Tempers flare over tiny T'Chookwap ParkNeighbors are split over public water access.
June 9, 2008 · Updated 3:31 PM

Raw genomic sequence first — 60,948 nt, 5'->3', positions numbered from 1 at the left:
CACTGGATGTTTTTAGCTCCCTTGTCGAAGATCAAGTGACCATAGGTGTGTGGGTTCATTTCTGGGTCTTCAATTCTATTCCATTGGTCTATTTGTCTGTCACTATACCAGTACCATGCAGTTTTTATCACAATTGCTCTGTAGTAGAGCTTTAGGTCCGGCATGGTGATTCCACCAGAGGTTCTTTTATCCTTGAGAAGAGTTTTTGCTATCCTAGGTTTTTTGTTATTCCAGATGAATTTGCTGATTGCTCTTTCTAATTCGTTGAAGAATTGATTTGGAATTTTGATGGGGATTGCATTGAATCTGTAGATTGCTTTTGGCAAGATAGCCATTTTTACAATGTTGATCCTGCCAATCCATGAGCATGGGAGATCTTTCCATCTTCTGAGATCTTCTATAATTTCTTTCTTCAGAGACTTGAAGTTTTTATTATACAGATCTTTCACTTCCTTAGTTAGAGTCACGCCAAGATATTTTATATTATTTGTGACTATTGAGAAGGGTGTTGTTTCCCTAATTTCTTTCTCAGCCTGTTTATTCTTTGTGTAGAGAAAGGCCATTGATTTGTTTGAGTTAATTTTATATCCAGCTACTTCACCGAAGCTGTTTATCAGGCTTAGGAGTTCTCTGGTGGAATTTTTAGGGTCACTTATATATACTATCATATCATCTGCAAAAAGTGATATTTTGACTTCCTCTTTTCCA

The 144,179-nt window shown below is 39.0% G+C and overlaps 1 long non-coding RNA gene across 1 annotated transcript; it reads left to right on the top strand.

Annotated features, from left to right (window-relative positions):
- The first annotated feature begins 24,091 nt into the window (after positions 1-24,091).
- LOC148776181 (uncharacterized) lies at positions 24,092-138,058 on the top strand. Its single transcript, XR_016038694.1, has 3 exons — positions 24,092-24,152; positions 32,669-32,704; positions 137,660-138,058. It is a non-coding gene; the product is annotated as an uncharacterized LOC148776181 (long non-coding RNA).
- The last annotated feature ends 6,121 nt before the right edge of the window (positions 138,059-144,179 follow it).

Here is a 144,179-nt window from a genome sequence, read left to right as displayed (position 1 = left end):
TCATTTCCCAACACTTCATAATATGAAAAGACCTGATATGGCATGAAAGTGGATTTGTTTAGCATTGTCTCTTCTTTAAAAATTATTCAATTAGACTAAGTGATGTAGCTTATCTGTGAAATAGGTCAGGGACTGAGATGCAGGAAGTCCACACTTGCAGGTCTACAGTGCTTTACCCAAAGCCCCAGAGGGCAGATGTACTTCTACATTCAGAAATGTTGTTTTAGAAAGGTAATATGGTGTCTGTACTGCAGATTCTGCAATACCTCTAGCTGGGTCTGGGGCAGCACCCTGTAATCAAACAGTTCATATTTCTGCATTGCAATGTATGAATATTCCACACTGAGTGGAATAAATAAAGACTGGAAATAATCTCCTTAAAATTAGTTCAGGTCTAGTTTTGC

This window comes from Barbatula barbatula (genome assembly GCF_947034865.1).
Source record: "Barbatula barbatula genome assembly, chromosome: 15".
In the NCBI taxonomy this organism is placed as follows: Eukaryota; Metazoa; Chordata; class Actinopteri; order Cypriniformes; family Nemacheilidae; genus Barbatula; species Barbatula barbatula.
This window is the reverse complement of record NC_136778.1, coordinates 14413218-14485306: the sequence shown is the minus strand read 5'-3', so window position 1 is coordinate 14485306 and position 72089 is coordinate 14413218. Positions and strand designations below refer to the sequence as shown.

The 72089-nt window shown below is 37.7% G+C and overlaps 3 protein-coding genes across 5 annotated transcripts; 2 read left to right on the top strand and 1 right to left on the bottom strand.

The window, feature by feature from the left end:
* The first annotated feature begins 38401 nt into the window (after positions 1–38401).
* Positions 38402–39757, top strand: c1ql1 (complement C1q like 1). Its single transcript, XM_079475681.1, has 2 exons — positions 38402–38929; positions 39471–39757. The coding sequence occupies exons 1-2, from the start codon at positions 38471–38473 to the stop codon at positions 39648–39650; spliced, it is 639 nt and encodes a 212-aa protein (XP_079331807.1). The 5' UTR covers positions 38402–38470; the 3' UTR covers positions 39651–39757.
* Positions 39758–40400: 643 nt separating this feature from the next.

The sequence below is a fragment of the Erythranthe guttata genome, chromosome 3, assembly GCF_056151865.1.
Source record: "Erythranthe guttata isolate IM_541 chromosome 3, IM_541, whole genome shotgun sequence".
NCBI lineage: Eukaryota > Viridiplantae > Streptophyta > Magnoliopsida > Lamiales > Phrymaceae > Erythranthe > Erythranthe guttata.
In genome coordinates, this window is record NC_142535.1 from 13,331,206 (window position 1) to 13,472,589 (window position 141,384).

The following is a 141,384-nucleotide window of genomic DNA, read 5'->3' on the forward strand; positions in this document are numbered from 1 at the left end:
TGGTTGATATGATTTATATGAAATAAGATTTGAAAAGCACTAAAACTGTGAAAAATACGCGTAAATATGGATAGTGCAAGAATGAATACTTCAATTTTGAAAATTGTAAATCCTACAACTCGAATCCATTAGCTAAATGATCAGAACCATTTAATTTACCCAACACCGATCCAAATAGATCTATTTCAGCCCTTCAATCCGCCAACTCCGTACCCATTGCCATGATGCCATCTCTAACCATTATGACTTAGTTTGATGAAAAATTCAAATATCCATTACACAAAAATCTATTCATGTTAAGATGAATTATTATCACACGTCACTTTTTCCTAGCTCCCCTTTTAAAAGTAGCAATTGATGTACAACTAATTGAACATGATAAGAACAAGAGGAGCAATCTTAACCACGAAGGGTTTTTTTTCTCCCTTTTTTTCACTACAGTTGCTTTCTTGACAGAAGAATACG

By any standards, the view from the bluff is striking.Bobbing on the blue waters of Port Madison Bay below are a smattering of sail craft. Towering trees and a few homes line the far shoreline; the mouth of the bay itself yawns in the distance.It would make an exquisite building site.As it happens, though, the half-acre parcel is owned by the public - a pocket park created in 1992 and dubbed T'Chookwap, as the Suquamish once knew the bay.Since then, despite completion of a professional design plan, the park has never been improved. Now it is an epicenter of dispute, as public officials try to balance the concerns of some neighbors against the interests of the public at large.I think the biggest thing we heard from people is that we need more (water) access, park board member Daryle Schei said, after a public meeting Wednesday on the park's future. The last thing I want to hear is, there are so many problems with the neighbors, let's just put it up for sale.Pocket parkT'Chookwap Park sits on Spargur Loop Road, a quiet, one-and-a-half-lane track off Hidden Cove and Phelps roads.The city purchased the property from a private citizen in January 1992, for $257,000. The funds included a contribution of $137,000 from the Seattle Yacht Club next door, settling a legal dispute over ownership of an adjacent road end that was claimed by the club.A citizen committee was convened and considered various uses, issuing a report in May of that year. From those comments, a landscape designer came up with a conceptual plan that included a bench, a covered picnic area and stairs down to the bulkhead and perhaps an overwater platform.But the plan languished for want of funds, and the park has boasted little more than a sign and an occasional mow by park district crews.That was until 1999, when a Boy Scout volunteered to build the long-planned picnic shelter. City permits were acquired, but as the structure went up last fall, neighbors complained about its size.Indeed, the permit said the structure would measure 10x10x10 feet; when it went up it was 12x12x17.In a letter to Mayor Dwight Sutton last September, neighbor John Whitlow threatened to go to the Boy Scouts' regional council to block the project, which he said was not supported by the community.City officials agreed that the project had overstepped its permit, and contacted park officials.Roger Belieu, facilities manager for the park district and father of the Boy Scout, said he had only increased the dimensions of the shelter to make it comply with the Americans with Disabilities Act. Nevertheless, the structure was moved to the new Hidden Cove ball field complex on Phelps Road, where it now sits at the far side of the grounds. After meetings with neighbors, park district administrators went so far as to take down the T'Chookwap Park sign itself; it sits in storage until the park's future is resolved.Then earlier this year, the city council reaffirmed the future of the park for public use by resolution.But a hearing before the council and park board Wednesday laid bare ongoing ill-will between advocates for public access, and those who oppose it - and between the neighbors themselves.The hearingWednesday, many cited the need for more public waterfront access on the island. Vince Larson, who served on the original citizen committee, acknowledged that many of the uses discussed by that group were left unresolved, including the possibility of a dock. But he called on officials to take the long view and improve public access.The water is what we came here for, it's what we live for, Larson said. You don't solve the problem of limited access to the water by further limiting access and discouraging access.Agate Point resident Brooke Thompson agreed, saying, In '91, there was need for (public water access), and there's even more need for it now.North-end resident Ralph Eells was more blunt, saying the uses contemplated by the original group had never been intended to be passive.It's an outrage to use the tax dollars of those of us in the hinterlands to provide a semi-private preserve for the millionaire landowners next door, Eells said.The most vocal opponents of improvements were Craig and Kay Compton, who purchased a parcel immediately to the east in the years after the park was created.Kay Compton said Port Madison already sees considerable use by boaters, and that construction of a public dock would draw even more; some boaters, she said, have landed on their own private dock thinking it would lead them to the park.Craig Compton berated proponents as unable to comment on the issue intelligently, and took issue with the idea of public water access itself, saying, The people who don't have access to the water made the choice to buy landlocked property. It isn't written down anywhere that you have the right to water access.His wife presented a list of what the neighborhood doesn't want at the park, including structures, toilets and some other amenities that had been discussed.Spargur Loop resident Mark Lassoff, though, said the threat to the neighborhood isn't the presence of the park, but rather the yacht club next door.Every one of their members uses our street to entertain themselves, to walk their dogs and sometime to be abusive, he said. Other residents of the street also called for improvements and water access.Under an interlocal agreement, the city retains ownership of the park, but leaves maintenance and improvements to the park district.After the meeting, council members charged park officials with consulting with neighbors and others to review the long-standing design plans.At their Thursday evening, park board members agreed to review the document - conditionally.It's probably appropriate in my view, park board member Ken DeWitt said. It's been eight years, it never got built, and things do change.At the same time, he called the current plan perfectly fine, and other board members were resolute about ensuring public use and creating water access if at all possible.That park belongs to the citizens of the island, whether you live on Spargur Loop or Point White, park board member Daryle Schei said. There should be access to the water, because it is a park.